# What are SVGs?

  • What is an SVG? SVG vs. Bitmap
  • Why use that instead of a bitmap image?

An SVG, or Scalable Vector Graphics, image is a type of image that, instead of being defined in pixels, is defined by mathematical functions.

That means that, in theory, we can expand or contract an SVG image endlessly without any loss in quality.

In contrast to this, traditional images that are defined by pixels are called bitmaps.

Here's an example of a bitmap image at three different sizes, compared to an SVG image:

Example of scaling SVG and PNG

You can see that as the bitmap image gets larger, the number of pixels doesn't increase. The pixels get larger, so they are more obvious.

However, since the SVG is defined as a mathematical function, as it gets larger the function just creates more equally-sized pixels dynamically.

SVGs are usually smaller

Since SVGs generally smaller in size, that means that we can send SVGs to our users over the internet more easily. They'll download faster, and they'll take up less bandwidth in our servers (which in turn, usually lowers our costs). It's important to note that SVGs are not smaller when used for photos!

# Embedding SVGs inside HTML documents

The language used to create SVGs is very similar to HTML because both derive from the same parent language: XML.

This is what the code for a simple triangle looks like:

<svg width="82" height="71" viewBox="0 0 82 71" fill="none" xmlns="http://www.w3.org/2000/svg">
    <path d="M41 0L81.7032 70.5H0.296806L41 0Z" fill="#C4C4C4"/>

You can see that it is similar to HTML: there are tags and attributes.

We won't cover how to code your own SVGs[1] in this course, since Figma will do that for us with a visual interface. However, it is something you can learn. Understanding the code can sometimes be handy though, as you can do things like modify the size (using the width and height attributes of the svg tag).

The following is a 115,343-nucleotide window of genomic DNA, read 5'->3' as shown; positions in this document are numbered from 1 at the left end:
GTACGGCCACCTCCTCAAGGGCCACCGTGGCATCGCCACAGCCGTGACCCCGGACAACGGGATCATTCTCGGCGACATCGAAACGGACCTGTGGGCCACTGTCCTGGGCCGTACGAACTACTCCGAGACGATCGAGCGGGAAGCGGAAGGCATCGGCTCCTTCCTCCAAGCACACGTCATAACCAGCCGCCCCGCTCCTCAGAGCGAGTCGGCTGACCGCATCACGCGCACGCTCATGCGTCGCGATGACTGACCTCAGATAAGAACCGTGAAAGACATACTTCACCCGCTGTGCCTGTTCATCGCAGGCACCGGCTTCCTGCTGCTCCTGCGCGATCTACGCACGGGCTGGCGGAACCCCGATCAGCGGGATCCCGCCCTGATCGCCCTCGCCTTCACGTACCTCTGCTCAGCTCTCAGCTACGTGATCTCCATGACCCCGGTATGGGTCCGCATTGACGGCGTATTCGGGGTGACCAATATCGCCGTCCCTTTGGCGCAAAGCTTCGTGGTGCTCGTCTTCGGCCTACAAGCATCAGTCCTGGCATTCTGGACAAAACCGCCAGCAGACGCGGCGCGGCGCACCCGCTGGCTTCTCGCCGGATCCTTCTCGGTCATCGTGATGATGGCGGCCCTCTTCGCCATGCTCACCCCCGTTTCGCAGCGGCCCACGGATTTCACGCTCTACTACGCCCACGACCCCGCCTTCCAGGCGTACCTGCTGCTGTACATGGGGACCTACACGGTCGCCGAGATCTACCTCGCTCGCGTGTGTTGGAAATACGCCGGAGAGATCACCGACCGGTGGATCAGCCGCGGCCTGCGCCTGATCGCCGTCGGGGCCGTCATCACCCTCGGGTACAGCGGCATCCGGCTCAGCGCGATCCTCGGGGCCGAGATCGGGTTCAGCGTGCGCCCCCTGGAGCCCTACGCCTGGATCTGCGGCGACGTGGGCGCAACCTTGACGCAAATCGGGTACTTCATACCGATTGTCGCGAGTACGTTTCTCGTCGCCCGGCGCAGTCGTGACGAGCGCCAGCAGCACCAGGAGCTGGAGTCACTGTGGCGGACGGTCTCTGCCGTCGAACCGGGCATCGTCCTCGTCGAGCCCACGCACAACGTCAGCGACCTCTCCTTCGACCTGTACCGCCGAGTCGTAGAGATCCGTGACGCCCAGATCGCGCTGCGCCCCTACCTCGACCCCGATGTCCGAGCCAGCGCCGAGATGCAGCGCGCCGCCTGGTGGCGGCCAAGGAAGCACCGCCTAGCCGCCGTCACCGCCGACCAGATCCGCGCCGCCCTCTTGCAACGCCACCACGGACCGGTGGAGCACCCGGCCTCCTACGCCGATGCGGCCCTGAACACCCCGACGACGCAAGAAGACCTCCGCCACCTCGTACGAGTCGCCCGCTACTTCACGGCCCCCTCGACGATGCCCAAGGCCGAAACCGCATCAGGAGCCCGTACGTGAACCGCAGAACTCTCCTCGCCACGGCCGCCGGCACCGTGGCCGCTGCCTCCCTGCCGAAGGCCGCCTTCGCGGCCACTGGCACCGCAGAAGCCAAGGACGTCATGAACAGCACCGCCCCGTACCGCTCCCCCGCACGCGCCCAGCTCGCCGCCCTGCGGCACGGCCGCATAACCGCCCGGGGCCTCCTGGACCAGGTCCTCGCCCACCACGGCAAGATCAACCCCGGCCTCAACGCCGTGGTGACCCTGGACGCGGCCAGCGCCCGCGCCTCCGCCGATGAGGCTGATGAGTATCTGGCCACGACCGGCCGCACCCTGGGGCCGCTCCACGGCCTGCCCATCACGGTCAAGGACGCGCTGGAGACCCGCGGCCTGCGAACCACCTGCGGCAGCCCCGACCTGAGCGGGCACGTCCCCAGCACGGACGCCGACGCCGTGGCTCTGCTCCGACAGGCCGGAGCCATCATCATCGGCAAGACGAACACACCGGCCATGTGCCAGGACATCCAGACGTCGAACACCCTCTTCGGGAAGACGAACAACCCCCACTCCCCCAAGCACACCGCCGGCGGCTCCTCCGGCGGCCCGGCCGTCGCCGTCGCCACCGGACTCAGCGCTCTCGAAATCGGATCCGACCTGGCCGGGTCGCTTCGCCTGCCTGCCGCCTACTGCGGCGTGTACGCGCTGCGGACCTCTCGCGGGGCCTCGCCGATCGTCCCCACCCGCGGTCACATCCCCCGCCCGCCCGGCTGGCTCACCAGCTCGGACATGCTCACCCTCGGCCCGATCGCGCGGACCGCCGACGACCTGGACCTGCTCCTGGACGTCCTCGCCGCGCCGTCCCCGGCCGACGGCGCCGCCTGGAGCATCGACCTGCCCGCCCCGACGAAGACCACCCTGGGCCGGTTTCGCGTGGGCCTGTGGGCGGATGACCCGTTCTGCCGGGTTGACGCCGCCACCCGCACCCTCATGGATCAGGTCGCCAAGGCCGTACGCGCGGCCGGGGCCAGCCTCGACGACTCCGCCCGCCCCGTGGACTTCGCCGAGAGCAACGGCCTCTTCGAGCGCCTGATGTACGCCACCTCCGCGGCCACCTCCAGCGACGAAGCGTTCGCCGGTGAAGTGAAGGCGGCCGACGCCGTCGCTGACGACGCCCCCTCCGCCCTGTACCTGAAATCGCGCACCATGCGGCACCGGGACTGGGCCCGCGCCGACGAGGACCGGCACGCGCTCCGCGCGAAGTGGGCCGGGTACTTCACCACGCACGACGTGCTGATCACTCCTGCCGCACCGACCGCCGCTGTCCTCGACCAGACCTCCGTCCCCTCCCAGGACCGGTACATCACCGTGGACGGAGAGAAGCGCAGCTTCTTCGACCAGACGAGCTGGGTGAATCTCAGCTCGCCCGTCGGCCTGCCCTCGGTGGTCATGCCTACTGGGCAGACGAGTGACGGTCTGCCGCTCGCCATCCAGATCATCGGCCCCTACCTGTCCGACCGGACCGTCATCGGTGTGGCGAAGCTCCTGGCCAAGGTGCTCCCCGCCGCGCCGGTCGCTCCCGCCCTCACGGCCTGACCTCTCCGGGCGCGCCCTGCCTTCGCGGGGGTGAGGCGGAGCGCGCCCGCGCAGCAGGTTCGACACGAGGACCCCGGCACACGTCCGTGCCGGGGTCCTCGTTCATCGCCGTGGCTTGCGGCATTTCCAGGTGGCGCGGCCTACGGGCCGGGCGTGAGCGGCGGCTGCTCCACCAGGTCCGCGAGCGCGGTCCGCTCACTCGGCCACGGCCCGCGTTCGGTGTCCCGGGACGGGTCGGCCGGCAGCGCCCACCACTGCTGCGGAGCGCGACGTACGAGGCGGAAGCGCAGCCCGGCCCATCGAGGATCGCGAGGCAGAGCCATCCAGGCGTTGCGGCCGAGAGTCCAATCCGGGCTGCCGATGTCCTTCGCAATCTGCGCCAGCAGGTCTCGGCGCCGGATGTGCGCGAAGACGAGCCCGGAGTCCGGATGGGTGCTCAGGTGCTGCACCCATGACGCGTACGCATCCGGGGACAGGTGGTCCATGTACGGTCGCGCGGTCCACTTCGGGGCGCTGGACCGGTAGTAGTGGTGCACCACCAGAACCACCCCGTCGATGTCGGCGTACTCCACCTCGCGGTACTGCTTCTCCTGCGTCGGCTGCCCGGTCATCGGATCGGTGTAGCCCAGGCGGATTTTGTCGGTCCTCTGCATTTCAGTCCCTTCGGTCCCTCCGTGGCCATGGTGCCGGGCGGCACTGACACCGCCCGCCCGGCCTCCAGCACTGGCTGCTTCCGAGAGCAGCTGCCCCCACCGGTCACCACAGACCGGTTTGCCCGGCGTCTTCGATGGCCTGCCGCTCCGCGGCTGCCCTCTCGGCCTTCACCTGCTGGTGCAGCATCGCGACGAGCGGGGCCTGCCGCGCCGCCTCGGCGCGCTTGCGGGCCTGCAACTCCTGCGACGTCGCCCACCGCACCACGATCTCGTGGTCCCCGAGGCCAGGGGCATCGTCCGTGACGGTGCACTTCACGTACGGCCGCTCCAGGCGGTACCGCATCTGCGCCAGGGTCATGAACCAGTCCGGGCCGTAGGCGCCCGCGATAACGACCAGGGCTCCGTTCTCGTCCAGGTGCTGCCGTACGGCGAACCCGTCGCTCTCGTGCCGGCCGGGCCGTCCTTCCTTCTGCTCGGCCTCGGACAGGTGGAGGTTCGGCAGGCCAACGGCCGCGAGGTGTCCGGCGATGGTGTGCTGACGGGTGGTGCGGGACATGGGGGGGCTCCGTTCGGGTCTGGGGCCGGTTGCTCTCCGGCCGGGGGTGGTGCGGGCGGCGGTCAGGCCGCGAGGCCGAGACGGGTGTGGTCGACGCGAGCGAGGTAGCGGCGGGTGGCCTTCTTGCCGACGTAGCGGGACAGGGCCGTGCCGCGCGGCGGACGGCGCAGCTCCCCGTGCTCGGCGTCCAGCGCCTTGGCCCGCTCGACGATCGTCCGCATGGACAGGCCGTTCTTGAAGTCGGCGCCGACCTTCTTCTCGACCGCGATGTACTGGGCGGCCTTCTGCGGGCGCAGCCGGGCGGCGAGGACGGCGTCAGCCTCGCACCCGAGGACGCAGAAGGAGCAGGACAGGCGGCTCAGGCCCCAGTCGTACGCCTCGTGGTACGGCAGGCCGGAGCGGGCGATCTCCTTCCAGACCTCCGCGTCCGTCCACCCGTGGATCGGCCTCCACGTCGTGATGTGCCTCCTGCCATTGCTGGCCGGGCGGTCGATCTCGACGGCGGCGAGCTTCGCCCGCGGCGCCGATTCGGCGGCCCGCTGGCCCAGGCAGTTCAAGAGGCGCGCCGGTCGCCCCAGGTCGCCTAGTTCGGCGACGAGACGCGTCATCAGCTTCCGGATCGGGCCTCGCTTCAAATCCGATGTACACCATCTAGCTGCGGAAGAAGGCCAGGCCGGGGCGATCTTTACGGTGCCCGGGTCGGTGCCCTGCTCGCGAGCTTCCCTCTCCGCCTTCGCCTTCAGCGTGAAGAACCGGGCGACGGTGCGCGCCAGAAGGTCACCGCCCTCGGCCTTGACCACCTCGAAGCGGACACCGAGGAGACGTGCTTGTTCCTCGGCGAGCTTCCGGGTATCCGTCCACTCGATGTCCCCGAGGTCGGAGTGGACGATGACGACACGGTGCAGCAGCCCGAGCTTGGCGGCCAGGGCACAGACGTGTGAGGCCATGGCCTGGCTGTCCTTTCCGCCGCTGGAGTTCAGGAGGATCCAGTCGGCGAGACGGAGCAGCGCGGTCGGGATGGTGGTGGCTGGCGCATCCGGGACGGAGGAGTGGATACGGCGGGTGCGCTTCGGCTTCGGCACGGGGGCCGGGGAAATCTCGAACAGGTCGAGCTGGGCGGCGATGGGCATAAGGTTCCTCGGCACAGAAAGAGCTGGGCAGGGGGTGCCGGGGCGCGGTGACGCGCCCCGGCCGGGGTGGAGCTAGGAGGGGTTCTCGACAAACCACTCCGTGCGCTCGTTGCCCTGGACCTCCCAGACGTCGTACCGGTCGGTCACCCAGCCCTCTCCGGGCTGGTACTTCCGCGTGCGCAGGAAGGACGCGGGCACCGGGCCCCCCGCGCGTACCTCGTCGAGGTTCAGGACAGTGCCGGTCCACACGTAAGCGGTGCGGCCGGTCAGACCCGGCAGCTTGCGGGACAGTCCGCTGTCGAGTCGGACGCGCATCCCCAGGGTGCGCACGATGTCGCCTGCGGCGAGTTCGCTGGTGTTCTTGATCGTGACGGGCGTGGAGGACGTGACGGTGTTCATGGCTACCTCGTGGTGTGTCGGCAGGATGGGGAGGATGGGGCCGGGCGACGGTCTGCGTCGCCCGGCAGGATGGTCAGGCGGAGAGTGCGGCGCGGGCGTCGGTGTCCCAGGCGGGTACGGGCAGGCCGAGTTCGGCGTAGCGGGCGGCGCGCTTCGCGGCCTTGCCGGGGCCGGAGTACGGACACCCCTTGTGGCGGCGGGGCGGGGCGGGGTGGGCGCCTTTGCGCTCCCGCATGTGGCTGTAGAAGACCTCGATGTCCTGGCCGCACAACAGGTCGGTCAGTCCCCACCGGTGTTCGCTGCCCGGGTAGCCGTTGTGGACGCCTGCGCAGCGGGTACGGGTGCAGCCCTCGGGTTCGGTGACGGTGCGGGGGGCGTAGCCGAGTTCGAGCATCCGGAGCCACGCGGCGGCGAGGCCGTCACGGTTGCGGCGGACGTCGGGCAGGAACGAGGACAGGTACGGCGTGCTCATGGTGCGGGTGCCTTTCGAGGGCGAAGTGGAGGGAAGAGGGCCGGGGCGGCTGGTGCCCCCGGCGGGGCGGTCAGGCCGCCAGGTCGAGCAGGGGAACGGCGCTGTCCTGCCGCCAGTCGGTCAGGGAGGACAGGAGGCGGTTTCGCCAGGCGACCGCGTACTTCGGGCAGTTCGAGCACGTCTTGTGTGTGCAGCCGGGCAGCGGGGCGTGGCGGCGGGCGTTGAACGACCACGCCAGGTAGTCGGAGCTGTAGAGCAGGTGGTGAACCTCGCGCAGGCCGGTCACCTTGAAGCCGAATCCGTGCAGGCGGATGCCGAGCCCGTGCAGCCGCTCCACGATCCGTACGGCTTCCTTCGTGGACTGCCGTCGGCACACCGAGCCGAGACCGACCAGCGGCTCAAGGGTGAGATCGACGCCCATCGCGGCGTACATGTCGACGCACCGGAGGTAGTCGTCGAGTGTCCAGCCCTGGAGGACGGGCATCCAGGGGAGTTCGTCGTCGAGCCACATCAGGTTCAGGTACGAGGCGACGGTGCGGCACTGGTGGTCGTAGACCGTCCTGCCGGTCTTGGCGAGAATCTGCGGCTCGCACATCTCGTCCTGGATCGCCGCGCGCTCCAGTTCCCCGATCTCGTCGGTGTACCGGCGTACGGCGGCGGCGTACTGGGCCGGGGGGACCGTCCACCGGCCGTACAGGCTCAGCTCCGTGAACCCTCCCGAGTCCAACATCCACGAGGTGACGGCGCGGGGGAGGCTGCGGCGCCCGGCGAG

Once we have that SVG code, we can just put it inside an HTML document. The browser will be able to understand it, and draw the SVG for us.

# Drawing an SVG with the browser

Let's create an HTML file, which I'll call example-svg.html. Inside it, just put the SVG code from above.

Then, open it up with your browser by right-clicking the file.

You'll see something like this:

Example HTML page with SVG content

Try changing the SVG code, and see what happens! You'll see that by changing the width and height properties of the svg tag, the image changes in size (even without changing the path tag)!

The viewBox property controls how much of the SVG you can see, while width and height tell the browser how many pixels to draw on in the page. Later on we'll learn how to change the width and height using CSS.

# Conclusion

For now though, we've learned what SVGs are: XML code that encodes mathematical functions. These functions describe the shape, colours, and other properties of graphics.

  1. Everything You Need To Know About SVG (CSS-Tricks) (opens new window) ↩ī¸Ž